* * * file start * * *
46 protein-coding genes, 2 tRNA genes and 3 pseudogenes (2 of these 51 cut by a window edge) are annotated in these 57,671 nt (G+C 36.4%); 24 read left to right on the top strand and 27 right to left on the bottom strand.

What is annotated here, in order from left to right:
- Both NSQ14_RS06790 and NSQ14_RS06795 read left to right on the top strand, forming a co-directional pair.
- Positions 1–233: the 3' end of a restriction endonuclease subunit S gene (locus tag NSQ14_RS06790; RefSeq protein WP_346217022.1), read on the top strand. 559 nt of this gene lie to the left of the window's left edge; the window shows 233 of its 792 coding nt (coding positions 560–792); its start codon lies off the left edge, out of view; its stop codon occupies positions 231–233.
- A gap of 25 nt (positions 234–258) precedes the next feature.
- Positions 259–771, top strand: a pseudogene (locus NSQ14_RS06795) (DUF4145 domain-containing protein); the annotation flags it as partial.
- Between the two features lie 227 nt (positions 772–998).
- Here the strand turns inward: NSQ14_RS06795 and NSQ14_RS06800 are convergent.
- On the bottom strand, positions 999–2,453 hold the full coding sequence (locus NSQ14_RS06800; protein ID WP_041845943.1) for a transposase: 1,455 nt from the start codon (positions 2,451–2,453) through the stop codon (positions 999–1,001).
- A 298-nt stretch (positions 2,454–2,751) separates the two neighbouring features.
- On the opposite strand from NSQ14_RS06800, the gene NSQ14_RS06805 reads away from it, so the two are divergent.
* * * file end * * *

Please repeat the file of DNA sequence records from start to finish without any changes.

46 protein-coding genes, 2 tRNA genes and 3 pseudogenes (2 of these 51 cut by a window edge) are annotated in these 57,671 nt (G+C 36.4%); 24 read left to right on the top strand and 27 right to left on the bottom strand.

What is annotated here, in order from left to right:
- Both NSQ14_RS06790 and NSQ14_RS06795 read left to right on the top strand, forming a co-directional pair.
- Positions 1–233: the 3' end of a restriction endonuclease subunit S gene (locus tag NSQ14_RS06790; RefSeq protein WP_346217022.1), read on the top strand. 559 nt of this gene lie to the left of the window's left edge; the window shows 233 of its 792 coding nt (coding positions 560–792); its start codon lies off the left edge, out of view; its stop codon occupies positions 231–233.
- A gap of 25 nt (positions 234–258) precedes the next feature.
- Positions 259–771, top strand: a pseudogene (locus NSQ14_RS06795) (DUF4145 domain-containing protein); the annotation flags it as partial.
- Between the two features lie 227 nt (positions 772–998).
- Here the strand turns inward: NSQ14_RS06795 and NSQ14_RS06800 are convergent.
- On the bottom strand, positions 999–2,453 hold the full coding sequence (locus NSQ14_RS06800; protein ID WP_041845943.1) for a transposase: 1,455 nt from the start codon (positions 2,451–2,453) through the stop codon (positions 999–1,001).
- A 298-nt stretch (positions 2,454–2,751) separates the two neighbouring features.
- On the opposite strand from NSQ14_RS06800, the gene NSQ14_RS06805 reads away from it, so the two are divergent.